At Kawasaki NOVA I taught one lesson then a Voice class, before quickly leaving the building and walked the 500 meters to Keikyu Kawasaki NOVA. When I arrived I saw that the schedule had changed, and I was now listed as having “break”. I asked the staff to confirm, so they called Kawasaki NOVA and found out that I was now on the schedule there, and had one minute to get back. Since we are fined for being late for lessons, rushed out the door and sprinted back to Kawasaki NOVA, wearing my suit and wondering how I was going to find out who I was teaching and how I would somehow pull a lesson out of my ass with no planning.
I dodged and weaved my way through the dense foot traffic and managed to get back in 3 minutes, panting and sweating. When I got inside I learned that I didn’t actually have a lesson after all. I got to spend the rest of the class period filing in the teachers room before once again leaving for Keikyu Kawasaki NOVA to finish my last two lessons. Good times!
(2014 Update) This is a good example of how disorganized the large NOVA schools could be, especially when they shared teachers with a nearby satellite branch. My job satisfaction increased a lot when I later transferred to smaller schools.
(Original post) At work I taught a kid that was really good today! Why can`t all kids be like that? I also taught a member of the Japanese Self Defence force and a woman who designs diamond tools for cutting silicon.
(2014 Update) The location of a NOVA branch will go a long way in determining what kinds of students will show up. Kawasaki City is a largely industrial city full of factories and heavy industry. The majority of students in the evenings and on weekends are all engineers. I have nothing against engineers, but it is nice to have a little more variety in the classroom. Three electrical engineers and one computer engineer who all work and live in Kawasaki is not variety.
Variety of students in the classroom, whether it be people with different jobs, people from different generations, people with interesting hobbies, or the always rare non-Japanese student, keeps things interesting for the teachers. English teachers are responsible for teaching as good a lesson as possible, regardless of who shows up to class. However, it is much easier to stay engaged and excited as a teacher when you aren’t teaching the same lesson to the same types of students all the time.
Variety in the classroom is also good for the students. Not only does it give students a chance to interact with people they might not normally talk to, it also allows for a wider range of vocabulary. As an example, imagine the discussion about weekend plans in a classrom with 4 salarymen as compared to a classroom with an engineer, a retired senior, a university student, and a stay at home housewife with 3 kids.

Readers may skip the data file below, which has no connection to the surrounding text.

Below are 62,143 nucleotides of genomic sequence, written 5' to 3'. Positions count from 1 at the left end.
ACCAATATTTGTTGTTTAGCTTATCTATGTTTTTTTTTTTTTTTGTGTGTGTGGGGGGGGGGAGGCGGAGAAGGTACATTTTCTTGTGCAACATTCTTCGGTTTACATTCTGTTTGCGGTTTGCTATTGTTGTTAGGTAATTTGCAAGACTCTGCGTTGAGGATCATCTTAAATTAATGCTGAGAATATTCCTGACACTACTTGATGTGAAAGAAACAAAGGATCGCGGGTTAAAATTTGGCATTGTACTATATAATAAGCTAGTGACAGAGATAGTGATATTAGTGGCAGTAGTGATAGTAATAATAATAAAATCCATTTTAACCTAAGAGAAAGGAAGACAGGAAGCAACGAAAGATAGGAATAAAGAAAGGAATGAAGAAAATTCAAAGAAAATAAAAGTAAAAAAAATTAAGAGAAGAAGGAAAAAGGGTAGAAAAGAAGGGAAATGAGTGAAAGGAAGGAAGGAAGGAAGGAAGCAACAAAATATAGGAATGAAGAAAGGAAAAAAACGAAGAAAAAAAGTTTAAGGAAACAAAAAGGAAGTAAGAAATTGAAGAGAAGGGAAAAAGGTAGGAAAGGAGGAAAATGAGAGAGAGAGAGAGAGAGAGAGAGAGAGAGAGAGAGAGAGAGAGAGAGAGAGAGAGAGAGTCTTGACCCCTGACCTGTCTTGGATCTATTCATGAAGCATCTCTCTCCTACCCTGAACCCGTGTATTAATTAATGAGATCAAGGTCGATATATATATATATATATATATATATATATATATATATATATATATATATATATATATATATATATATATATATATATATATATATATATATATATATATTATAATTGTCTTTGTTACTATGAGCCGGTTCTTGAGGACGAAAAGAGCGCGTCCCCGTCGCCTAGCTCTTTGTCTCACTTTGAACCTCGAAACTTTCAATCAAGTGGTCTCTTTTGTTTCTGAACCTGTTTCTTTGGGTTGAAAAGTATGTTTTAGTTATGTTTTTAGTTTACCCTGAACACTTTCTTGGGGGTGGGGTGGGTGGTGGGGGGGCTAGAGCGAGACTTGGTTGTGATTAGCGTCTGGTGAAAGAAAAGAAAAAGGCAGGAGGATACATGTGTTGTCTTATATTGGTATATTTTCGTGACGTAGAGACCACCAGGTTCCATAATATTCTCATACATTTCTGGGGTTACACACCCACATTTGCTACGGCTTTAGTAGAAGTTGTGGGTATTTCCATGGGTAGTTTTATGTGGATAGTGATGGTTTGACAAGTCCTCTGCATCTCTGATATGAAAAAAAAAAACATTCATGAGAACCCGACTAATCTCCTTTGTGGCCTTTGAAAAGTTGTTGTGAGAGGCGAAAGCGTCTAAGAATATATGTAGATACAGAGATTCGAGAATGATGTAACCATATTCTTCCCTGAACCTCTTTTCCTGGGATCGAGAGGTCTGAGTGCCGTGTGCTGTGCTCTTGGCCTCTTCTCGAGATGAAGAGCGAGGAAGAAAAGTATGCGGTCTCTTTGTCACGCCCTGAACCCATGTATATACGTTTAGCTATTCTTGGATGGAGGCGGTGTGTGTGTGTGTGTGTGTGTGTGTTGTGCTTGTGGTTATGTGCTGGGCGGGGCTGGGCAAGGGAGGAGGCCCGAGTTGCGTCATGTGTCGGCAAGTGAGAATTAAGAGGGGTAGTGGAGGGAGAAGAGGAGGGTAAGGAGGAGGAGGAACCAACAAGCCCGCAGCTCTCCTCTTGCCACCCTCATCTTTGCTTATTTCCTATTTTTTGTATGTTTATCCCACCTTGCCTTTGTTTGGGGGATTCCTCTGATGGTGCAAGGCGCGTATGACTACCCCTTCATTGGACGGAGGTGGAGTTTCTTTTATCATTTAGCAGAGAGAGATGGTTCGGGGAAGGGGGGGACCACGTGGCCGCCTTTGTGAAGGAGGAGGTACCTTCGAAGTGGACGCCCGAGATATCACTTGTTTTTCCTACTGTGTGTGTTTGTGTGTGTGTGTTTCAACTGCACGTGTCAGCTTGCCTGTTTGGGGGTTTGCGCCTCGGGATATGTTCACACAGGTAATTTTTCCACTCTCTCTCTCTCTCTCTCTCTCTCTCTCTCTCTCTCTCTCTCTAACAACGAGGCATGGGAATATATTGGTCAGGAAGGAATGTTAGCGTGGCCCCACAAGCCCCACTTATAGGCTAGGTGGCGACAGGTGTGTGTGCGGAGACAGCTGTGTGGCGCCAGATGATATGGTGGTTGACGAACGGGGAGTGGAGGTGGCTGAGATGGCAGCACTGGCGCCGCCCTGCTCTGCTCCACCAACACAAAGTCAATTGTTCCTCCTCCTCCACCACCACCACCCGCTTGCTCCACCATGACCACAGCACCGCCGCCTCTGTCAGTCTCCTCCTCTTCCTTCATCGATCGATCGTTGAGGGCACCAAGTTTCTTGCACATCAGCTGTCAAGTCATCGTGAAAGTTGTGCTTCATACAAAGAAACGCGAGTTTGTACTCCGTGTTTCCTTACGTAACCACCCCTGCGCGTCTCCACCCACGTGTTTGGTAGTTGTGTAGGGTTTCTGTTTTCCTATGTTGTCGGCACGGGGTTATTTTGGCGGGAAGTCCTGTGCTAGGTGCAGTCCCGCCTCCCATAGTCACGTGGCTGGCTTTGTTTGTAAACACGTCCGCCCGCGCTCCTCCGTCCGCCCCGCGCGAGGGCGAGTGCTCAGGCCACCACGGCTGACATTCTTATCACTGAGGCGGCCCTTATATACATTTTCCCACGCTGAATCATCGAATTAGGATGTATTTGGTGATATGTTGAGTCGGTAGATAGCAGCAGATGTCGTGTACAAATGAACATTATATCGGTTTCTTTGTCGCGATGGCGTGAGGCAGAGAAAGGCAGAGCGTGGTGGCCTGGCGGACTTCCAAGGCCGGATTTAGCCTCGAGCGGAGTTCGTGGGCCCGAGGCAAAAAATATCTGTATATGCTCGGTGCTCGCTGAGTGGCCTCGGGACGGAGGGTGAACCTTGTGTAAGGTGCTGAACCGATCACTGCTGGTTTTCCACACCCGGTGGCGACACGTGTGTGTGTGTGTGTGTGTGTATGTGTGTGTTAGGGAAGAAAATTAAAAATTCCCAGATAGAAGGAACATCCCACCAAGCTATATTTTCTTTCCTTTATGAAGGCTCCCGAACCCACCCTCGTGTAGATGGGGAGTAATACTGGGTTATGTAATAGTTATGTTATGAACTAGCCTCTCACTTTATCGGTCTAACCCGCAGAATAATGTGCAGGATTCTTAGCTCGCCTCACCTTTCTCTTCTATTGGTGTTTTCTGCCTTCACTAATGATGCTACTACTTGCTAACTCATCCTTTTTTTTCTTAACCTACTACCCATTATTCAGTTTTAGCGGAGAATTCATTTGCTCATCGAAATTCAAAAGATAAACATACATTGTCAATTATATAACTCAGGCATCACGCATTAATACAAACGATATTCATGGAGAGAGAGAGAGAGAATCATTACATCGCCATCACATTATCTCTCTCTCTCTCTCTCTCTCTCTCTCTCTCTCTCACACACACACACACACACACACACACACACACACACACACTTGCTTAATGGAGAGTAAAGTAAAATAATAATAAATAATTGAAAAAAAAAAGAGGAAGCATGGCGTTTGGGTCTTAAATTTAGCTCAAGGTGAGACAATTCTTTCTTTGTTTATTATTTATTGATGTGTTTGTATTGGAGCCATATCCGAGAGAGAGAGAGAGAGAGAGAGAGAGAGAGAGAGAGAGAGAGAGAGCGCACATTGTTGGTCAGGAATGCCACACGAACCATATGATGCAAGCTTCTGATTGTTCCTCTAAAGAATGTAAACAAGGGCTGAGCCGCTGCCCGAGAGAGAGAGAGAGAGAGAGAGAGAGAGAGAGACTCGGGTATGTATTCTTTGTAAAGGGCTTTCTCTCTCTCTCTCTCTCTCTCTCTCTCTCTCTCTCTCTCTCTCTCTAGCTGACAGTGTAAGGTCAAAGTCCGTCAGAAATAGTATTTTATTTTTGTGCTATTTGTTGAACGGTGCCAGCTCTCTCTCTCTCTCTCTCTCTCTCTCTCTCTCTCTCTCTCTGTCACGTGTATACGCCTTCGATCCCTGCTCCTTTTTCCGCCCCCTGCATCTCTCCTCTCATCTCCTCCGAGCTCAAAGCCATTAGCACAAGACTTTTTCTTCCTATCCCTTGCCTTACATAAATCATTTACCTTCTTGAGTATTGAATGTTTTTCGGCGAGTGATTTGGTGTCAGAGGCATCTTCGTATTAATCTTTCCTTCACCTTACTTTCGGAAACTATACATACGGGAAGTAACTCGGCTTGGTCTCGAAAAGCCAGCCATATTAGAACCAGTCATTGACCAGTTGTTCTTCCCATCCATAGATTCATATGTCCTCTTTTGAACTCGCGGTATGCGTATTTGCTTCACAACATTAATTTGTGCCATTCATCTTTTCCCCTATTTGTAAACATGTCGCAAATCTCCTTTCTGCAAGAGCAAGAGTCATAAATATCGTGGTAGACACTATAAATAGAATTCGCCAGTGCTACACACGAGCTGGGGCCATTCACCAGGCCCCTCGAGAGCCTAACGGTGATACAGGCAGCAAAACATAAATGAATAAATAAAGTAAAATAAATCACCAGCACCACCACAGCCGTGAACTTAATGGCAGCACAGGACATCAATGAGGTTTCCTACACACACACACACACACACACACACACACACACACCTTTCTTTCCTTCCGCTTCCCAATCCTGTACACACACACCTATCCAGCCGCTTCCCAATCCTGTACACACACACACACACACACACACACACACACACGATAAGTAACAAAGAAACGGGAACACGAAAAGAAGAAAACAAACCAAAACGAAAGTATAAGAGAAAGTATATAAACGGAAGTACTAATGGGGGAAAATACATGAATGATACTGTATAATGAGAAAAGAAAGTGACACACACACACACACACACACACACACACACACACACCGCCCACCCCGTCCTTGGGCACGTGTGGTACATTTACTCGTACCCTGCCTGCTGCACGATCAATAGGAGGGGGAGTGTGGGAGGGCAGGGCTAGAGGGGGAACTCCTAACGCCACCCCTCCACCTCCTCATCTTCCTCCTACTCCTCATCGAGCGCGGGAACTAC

In my 3 years of teaching in Japan I got to teach a great assortment of different people with different jobs. My highlights include a Buddhist Monk, members of the Japanese Self Defence Force, a game designer, a few doctors, a hostesse, a miniture dollhouse designer, a very opinionated retired ballerina, and an awesome construction worker from Peru who was studying English as a third language.
If you have an English school and have any control over scheduling of your lessons, do your students and teachers a favour and try to get some variety in the classroom. It will benefit everyone.
(rewrite of original post)
I was working at Keikyu Kawasaki NOVA today with Smiling Mo and managed to get three no show lessons. As I had learned previously, when you don’t have students you are expected to find something useful to do in the office. There is usually enough busy work to cover one or two open lessons. However, Smiling Mo and I both had several no shows and completely ran out of office work to do.
We asked the staff if they had anything that we could do to help. They asked if we really meant anything. We answered yes, we really would do anything to help. Minutes later we were at Keikyu Kawasaki station handing out NOVA tissues.
Free promotional tissues are commonly found near all train stations. They are simply a package of tissues with information on a business in the wrapper. The tissues are usually handed out by part time workers or junior employees. On this day I got to join the illustrious ranks of the tissue givers.